Thursday, August 05, 2010

Fringe 2010 - Aardvark Fandango - 5 stars

A Choreographer Takes Center Stage For A Different Kind of Fringe Dance Showcase

Aardvark Fandango - Southern Theater

Third Rabbit Dance Ensemble

Many a time I have lauded John Munger for opening my eyes to the world of dance, and helping make me a more adventurous audience member when it comes to dance at Fringe time (heck, I've got two dance shows in my Top Five this year and another three physical theater shows scattered among my Top 20. That's largely John's influence at work.) Mom marvels at John continuing to dance at his age (no, that's not a backhanded insult, it's all admiration). Both of us look forward to seeing his Fringe shows whenever they come along. Aardvark Fandango is no different.

No different for us, but quite different for John Munger. Traditionally, John has been joined onstage by multiple other dancers in a variety of combinations, often yielding the stage to other dancers entirely. Sometimes the other dancers are doing his steps, sometimes he is showcasing the work of other Fringers in the festival, giving them a chance to be seen by his audience and promote their show on his time. There is still a moment for a guest artist to strut their stuff (at this performance it was Ben McGinley, giving us a taste of CSI: Ben McGinley - which Mom and I will be seeing later this weekend anyway, but it was fun to get a preview). There is also one other segment built into show that is all guest dancers (from Xenon Dance School) doing John's choreography (The Pupil Of My I), to give the man a break.

Otherwise, eight of the ten dance segments of the evening are all John, solo. And I just have to say, wow.

John shared that he is developing a suite of dances which dealing with (as he said in the introductory segment) the joys and terrors of aging. This Fringe show is part of that developmental process, and we're getting a great evening of entertainment out of being a part of that process.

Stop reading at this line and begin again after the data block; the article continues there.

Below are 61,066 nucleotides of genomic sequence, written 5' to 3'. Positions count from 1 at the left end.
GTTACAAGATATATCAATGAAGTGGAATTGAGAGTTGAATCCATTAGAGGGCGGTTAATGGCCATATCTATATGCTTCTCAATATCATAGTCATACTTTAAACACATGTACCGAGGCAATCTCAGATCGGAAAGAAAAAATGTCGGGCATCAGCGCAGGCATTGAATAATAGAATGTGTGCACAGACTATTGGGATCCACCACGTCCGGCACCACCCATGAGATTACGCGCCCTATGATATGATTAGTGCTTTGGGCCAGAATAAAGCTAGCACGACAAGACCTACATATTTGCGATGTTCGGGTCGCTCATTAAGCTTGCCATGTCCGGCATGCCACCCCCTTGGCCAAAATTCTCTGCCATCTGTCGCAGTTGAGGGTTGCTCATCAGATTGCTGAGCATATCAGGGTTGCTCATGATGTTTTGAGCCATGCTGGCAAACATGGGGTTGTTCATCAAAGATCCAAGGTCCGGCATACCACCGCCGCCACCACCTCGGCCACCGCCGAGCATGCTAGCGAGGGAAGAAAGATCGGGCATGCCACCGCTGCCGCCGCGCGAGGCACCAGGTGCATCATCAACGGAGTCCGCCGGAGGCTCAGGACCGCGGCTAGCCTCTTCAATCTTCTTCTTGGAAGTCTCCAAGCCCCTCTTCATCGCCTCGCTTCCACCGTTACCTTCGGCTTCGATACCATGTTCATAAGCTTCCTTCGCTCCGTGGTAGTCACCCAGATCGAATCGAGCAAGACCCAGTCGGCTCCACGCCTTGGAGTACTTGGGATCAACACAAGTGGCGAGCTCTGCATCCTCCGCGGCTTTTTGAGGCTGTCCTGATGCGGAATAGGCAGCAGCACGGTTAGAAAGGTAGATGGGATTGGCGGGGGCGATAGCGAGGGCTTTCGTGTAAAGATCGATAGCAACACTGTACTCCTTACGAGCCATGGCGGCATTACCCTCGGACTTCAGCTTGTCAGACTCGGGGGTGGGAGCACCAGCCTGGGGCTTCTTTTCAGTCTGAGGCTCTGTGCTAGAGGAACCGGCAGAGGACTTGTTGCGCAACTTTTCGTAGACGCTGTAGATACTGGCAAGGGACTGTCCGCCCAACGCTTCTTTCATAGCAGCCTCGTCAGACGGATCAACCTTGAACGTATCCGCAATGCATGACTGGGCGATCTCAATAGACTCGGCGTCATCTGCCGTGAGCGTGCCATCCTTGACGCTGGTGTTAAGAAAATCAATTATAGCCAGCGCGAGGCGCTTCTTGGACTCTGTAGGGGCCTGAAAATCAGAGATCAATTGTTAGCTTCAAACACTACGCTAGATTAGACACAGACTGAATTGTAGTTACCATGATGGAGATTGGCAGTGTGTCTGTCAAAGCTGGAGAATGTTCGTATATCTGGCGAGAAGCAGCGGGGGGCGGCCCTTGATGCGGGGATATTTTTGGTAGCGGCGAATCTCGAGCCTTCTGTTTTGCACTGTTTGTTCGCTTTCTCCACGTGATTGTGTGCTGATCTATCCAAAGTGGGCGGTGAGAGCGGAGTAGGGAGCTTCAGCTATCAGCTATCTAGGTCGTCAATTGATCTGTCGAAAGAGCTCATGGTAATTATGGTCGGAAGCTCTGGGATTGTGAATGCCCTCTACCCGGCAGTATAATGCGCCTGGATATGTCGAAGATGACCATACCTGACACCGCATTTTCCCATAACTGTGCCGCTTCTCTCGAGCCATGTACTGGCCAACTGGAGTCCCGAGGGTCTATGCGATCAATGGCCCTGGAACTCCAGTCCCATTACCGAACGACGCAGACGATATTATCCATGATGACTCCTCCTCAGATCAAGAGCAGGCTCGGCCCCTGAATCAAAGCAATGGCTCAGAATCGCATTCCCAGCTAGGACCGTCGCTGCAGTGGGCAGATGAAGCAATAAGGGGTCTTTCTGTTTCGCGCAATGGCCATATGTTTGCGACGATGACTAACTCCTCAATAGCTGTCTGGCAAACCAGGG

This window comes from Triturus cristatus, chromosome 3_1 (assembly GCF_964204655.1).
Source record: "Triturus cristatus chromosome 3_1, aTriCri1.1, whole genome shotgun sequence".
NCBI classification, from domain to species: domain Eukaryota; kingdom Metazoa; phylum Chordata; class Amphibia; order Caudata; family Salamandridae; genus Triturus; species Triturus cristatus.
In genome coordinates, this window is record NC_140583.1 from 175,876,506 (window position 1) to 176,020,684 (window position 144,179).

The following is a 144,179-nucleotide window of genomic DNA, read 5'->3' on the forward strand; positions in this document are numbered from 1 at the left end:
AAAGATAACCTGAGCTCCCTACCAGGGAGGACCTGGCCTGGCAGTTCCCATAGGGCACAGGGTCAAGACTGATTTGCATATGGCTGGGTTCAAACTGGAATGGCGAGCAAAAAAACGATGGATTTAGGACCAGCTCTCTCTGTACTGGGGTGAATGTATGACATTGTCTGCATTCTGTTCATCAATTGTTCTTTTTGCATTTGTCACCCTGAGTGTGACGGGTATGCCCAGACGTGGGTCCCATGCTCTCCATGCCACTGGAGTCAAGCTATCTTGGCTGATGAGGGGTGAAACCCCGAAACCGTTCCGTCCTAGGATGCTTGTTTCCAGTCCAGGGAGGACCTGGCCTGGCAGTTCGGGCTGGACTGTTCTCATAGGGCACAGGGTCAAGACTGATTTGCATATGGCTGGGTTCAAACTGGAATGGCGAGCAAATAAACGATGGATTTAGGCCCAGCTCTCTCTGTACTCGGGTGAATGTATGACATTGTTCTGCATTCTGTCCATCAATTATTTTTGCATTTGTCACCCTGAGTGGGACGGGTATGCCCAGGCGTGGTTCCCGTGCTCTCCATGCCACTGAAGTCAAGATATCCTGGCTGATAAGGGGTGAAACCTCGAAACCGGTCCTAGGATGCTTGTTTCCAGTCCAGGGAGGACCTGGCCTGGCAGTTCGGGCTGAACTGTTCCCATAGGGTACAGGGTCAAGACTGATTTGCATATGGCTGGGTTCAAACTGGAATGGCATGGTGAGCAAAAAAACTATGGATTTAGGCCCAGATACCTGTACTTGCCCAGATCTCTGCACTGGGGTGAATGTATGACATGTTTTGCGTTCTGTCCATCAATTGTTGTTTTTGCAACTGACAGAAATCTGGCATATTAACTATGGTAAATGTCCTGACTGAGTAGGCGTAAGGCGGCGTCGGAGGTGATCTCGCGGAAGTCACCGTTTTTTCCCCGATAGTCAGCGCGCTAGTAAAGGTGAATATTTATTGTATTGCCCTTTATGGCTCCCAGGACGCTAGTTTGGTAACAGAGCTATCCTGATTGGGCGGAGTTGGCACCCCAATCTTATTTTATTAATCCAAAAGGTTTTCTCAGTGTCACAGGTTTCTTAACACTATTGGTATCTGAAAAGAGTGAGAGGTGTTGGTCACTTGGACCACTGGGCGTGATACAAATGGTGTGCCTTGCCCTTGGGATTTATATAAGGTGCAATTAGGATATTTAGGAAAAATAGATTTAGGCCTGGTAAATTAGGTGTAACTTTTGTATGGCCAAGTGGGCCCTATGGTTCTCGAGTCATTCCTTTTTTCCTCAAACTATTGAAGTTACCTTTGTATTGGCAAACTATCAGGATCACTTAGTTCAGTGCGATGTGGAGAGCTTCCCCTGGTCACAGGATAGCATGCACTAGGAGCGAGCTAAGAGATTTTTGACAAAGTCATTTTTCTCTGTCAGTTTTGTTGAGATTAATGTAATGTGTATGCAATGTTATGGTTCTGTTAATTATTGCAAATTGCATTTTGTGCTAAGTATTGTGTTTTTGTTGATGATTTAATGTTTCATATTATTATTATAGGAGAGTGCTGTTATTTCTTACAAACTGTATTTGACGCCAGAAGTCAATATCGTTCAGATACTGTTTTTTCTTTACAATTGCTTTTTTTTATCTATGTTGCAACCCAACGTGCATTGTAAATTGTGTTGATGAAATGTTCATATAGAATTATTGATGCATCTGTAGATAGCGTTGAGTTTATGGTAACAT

"Workaholic" is set to a piece music by Bach. John shifts through a variety of abstract movements, invoking thoughts of an assembly line, climbing or descending stairs, shrugging, circling, reaching and jumping. Ultimately, this figure ends up flat on his back, exhausted.

Greek Syrtaki music backs up "Craving" - a solo in which John has his focus fixed on a point far downstage of him on a diagonal. The striving to reach that goal downstage, as he constantly gets set back again, is the meat of the piece. Striding, twirling, finally crawling. Even in reaching the goal, it eludes him again.

"How It Feels" is a devilish bit of whimsy, because Elvis croons "Are You Lonesome Tonight?" as a man dances with a liquor bottle. Try as he might, he cannot set himself free. It borders on slapstick, but the more you think about it, the darker the comedy gets. Particularly when he's able to set himself free, and then comes right back. Sure he's not stuck to the liquor bottle this time, sure he's "in control," but that bottle's still a part of his life.

Traditional Japanese music provides the foundation for "Tremor," in which a man haltingly walks, desperately trying to still the shaking of his arms and legs. Occasionally he is successful, though the tremor always returns in a new form.

Munger's naughty sense of humor gets a chance to take the stage, performing the poem "By The Lake" by Dame Edith Sitwell (who John introduced as a woman who unfortunately looked exactly like her name sounds, "but she's dead now, so it doesn't matter.")

"Obsession," set to the music of Chopin, finds a man locked in a small circle of movement, reacting to his confinement to a certain range of motion, but finding it hard to break out.

A circle of light takes the focus in "Where We Began." John starts on the outside of the circle of light and makes his way in, breaking free but ultimately circling back, again to the strains of Bach.

While I've seen "Trayage" before, it was good to see it resurface here at the end of the evening. "What Is Dance?" Well, hands can dance, and march, as well as feet, and with a table and a little John Philip Sousa, John Munger demonstrates as much. It delighted Mom a great deal, and was a great upbeat way to send the audience out into the night.

All this, and the man's fighting a cough, during the marathon that is Fringe week. It's good to see that some human beings are just unstoppable. It was a great way to end our first day of Fringing, and one of the two best things we saw in a pretty impressive day of theater. Fringe is off to a mighty good start this year.

(Oh, the aardvark. John's mentor once settled a debate about what animal each of her students would be, and John was deemed to be an aardvark. His mentor is gone, but her pupil is still going strong.)

5 stars, Very Highly Recommended

NEXT PERFORMANCE - Tuesday 8/10 at 7pm

(Then Wednesday 8/11 at 8:30pm, Friday 8/13 at 5:30pm, and Saturday 8/14 at 4pm)

His Fringe page

Fringe show #4 - Thursday, 8/5 10pm


And here's a handy index of links for all blog content on the 2010 Fringe!

No comments: